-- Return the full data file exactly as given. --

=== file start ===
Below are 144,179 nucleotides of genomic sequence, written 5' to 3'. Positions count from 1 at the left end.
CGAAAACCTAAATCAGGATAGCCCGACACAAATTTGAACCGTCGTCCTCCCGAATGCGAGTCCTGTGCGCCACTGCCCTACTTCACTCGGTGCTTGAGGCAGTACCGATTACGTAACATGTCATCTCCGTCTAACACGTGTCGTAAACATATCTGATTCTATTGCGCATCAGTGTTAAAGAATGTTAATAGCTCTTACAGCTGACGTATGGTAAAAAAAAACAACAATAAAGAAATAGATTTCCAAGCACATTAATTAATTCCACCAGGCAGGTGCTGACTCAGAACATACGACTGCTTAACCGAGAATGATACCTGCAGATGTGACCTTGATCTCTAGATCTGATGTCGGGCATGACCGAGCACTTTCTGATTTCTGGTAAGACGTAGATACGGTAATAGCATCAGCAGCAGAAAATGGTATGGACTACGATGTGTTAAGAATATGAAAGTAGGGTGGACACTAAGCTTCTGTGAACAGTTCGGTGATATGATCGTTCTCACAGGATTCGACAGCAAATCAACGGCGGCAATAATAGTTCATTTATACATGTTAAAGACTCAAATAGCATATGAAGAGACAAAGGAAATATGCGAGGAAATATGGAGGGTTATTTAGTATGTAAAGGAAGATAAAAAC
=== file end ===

Below are 144,179 nucleotides of genomic sequence, written 5' to 3'. Positions count from 1 at the left end.
CGAAAACCTAAATCAGGATAGCCCGACACAAATTTGAACCGTCGTCCTCCCGAATGCGAGTCCTGTGCGCCACTGCCCTACTTCACTCGGTGCTTGAGGCAGTACCGATTACGTAACATGTCATCTCCGTCTAACACGTGTCGTAAACATATCTGATTCTATTGCGCATCAGTGTTAAAGAATGTTAATAGCTCTTACAGCTGACGTATGGTAAAAAAAAACAACAATAAAGAAATAGATTTCCAAGCACATTAATTAATTCCACCAGGCAGGTGCTGACTCAGAACATACGACTGCTTAACCGAGAATGATACCTGCAGATGTGACCTTGATCTCTAGATCTGATGTCGGGCATGACCGAGCACTTTCTGATTTCTGGTAAGACGTAGATACGGTAATAGCATCAGCAGCAGAAAATGGTATGGACTACGATGTGTTAAGAATATGAAAGTAGGGTGGACACTAAGCTTCTGTGAACAGTTCGGTGATATGATCGTTCTCACAGGATTCGACAGCAAATCAACGGCGGCAATAATAGTTCATTTATACATGTTAAAGACTCAAATAGCATATGAAGAGACAAAGGAAATATGCGAGGAAATATGGAGGGTTATTTAGTATGTAAAGGAAGATAAAAAC